Is happiness in your Imagination?

Imagination happiness

Is happiness all in your imagination? How your mind can influence your happiness.

We all use our memory and imagination to make choices about our future. However, we are not usually aware how our brains manipulate information to help us make choices. Our lack of awareness often leaves us open to making mistakes when deciding about how the future may pan out. So, the choices we make often leave us unhappy. Below are some details about how your mind controls your choices.

You try to predict the future

We trust that our predictions of the future are accurate and face disappointment when thy don”t turn out to be. Your imagination has the ability to create predictions of the future based on simple bits of information. For example, you might decide to go to the zoo. You imagine all the exciting and exotic creatures you will see.  The problem is that once you have imagined this scenario for your future, you may start to believe that this is how the day will unfold. You expect things to turn out as you imagined. Based on the simple concept of going to the zoo your brain filled in all those other little details! There are an infinite number of alternative ways the day might unfold.  This can cause disappointment because you have already put so much energy and trust into your illusion of what the day should be like.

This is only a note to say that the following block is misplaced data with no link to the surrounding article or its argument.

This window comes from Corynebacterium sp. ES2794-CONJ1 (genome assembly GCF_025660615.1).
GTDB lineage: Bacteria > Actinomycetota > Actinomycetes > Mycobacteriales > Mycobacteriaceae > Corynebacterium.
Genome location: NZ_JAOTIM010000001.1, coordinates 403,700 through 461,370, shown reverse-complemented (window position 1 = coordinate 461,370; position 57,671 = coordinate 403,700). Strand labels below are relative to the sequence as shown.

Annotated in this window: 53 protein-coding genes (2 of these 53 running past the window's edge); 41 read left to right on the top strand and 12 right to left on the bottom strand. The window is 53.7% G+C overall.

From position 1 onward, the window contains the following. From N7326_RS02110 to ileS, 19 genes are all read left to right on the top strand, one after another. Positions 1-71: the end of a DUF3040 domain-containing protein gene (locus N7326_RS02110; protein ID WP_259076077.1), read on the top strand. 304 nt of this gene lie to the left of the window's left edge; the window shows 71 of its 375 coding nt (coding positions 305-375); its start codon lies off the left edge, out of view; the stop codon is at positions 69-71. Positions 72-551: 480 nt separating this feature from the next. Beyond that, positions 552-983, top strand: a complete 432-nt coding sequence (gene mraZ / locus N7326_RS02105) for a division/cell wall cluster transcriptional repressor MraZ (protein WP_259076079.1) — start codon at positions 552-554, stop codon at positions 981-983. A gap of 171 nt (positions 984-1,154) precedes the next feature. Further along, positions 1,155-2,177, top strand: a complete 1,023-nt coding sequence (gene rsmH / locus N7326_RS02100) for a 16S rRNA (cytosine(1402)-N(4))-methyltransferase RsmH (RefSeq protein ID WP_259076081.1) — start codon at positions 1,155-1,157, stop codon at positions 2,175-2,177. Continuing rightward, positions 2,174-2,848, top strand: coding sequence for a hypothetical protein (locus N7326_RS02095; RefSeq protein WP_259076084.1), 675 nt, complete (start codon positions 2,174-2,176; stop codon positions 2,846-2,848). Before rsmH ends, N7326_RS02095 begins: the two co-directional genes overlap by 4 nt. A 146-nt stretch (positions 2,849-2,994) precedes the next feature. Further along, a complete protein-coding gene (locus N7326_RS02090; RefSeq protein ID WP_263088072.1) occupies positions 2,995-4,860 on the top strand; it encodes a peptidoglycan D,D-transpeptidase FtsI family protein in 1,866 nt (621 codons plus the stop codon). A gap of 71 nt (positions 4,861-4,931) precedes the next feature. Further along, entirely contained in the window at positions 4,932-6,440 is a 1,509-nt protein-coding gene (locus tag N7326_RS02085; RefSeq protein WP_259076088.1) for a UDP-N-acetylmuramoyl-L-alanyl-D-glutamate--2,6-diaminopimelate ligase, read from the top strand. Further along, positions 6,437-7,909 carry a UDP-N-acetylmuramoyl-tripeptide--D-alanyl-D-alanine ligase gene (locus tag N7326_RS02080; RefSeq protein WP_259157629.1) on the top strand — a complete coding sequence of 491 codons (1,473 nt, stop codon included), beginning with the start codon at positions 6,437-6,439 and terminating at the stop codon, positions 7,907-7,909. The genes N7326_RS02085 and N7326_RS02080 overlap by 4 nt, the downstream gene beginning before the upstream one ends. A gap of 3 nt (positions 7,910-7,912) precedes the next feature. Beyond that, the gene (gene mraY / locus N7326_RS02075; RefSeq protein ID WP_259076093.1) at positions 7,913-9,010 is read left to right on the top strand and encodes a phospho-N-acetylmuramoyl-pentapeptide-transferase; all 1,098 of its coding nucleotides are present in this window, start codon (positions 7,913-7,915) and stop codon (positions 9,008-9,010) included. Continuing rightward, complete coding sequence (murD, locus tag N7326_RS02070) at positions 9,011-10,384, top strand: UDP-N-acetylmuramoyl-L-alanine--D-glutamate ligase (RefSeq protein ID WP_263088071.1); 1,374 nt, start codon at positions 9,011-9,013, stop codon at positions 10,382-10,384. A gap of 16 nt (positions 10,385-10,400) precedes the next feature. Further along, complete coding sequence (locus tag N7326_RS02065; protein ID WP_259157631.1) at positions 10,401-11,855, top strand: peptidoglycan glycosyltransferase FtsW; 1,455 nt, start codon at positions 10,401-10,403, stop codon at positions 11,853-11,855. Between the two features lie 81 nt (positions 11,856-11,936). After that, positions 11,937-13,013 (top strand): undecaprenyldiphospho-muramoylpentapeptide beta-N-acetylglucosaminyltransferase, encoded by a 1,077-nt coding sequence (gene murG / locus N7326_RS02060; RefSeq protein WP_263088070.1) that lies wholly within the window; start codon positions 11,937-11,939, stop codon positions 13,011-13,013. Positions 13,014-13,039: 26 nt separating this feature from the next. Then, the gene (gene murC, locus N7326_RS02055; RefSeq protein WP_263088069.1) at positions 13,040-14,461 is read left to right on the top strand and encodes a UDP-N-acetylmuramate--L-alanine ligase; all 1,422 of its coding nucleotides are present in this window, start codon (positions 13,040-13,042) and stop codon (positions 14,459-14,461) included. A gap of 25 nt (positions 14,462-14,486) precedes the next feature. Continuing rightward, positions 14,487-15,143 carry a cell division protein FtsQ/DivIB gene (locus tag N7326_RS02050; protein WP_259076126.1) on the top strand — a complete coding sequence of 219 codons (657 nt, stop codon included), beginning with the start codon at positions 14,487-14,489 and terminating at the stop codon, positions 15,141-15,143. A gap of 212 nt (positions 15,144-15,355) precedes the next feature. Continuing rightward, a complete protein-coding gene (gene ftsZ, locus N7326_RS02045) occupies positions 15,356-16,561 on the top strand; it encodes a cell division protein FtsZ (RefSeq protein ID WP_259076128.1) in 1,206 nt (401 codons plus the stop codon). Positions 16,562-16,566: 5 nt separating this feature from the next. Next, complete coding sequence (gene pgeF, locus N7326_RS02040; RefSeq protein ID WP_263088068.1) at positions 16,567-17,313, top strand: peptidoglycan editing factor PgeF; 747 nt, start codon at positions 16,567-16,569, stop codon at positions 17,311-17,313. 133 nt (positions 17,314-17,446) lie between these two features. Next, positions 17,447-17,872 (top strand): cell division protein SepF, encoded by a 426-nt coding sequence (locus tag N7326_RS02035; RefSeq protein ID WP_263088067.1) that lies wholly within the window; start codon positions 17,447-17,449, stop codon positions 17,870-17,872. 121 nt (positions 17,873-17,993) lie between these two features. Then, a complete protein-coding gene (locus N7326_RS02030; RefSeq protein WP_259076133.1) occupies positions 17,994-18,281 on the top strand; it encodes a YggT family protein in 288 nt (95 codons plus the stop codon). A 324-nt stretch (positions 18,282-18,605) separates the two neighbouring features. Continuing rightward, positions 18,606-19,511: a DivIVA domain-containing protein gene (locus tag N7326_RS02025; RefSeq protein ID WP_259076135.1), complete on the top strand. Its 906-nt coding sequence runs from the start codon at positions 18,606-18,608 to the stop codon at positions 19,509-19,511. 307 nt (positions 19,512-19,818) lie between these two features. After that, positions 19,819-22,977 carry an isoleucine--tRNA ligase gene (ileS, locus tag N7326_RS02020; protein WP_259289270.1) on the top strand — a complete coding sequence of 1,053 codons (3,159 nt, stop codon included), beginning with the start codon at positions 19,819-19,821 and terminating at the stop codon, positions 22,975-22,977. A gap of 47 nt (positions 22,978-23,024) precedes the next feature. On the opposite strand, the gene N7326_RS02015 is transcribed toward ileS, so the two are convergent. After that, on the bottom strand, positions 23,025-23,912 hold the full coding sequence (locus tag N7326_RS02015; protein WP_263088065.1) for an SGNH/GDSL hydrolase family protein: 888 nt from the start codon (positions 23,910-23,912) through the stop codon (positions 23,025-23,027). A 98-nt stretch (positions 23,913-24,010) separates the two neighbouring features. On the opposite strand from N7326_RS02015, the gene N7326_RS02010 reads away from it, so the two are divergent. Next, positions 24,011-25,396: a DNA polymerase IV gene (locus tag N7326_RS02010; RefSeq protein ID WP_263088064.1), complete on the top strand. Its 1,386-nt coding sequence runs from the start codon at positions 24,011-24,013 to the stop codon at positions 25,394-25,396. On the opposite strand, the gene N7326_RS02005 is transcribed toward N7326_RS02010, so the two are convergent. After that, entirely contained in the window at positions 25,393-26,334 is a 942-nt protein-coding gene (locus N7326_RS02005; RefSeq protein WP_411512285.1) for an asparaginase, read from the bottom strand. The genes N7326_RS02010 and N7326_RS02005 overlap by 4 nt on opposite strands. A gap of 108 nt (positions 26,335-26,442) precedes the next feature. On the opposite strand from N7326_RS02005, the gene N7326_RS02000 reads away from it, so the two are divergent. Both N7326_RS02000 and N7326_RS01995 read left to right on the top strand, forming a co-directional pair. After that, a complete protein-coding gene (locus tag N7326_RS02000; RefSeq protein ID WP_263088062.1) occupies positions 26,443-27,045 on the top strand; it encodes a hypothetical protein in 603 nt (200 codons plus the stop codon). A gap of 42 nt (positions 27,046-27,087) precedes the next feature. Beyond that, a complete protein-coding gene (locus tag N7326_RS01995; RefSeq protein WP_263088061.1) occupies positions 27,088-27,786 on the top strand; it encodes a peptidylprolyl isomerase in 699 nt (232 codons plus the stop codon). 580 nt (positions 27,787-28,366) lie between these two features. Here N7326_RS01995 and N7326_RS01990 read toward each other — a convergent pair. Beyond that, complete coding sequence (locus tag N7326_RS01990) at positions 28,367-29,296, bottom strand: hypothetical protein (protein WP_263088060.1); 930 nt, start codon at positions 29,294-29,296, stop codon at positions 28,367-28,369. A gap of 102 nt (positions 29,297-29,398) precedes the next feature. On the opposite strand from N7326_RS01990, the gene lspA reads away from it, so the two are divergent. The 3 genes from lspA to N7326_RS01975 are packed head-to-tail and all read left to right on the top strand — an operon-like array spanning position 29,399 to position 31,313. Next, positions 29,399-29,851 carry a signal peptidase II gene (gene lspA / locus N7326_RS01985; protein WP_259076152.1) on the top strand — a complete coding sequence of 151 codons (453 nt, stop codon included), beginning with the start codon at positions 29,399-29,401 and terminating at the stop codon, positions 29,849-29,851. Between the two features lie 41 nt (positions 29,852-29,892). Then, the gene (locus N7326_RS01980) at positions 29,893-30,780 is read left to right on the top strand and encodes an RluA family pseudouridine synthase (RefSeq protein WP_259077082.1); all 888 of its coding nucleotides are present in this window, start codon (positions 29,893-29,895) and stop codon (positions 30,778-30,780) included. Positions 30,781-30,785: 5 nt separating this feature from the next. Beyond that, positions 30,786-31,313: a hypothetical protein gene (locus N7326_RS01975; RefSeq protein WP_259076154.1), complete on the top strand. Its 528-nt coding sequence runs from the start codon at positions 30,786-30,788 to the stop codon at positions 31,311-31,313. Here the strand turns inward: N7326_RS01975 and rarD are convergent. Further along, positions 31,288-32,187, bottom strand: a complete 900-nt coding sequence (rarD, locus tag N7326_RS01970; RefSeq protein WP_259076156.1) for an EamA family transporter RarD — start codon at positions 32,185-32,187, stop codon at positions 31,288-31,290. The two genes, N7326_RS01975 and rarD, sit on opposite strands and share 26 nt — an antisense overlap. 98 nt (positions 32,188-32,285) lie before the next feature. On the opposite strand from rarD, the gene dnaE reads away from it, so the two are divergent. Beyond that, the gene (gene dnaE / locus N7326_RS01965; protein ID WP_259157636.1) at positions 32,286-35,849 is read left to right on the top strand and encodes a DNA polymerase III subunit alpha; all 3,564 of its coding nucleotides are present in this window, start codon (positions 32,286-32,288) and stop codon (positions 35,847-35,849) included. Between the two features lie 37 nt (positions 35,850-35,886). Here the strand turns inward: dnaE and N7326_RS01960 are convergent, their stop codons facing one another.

Your emotions influence your future

Our current emotional state influences how we think about the future. You probably believe that your predictions about the future are rational. However, your current emotional state can strongly influence how you imagine future events. Your emotions can manipulate your perception of the future in other ways, too. Say, someone does something annoying whilst you are planning a future event with them, you might expect that that person will annoy you when the event takes place. You make your expectation a self-fulfilling prophecy by focusing on all the annoying things they do, just to prove yourself right.

You only remember weird stuff.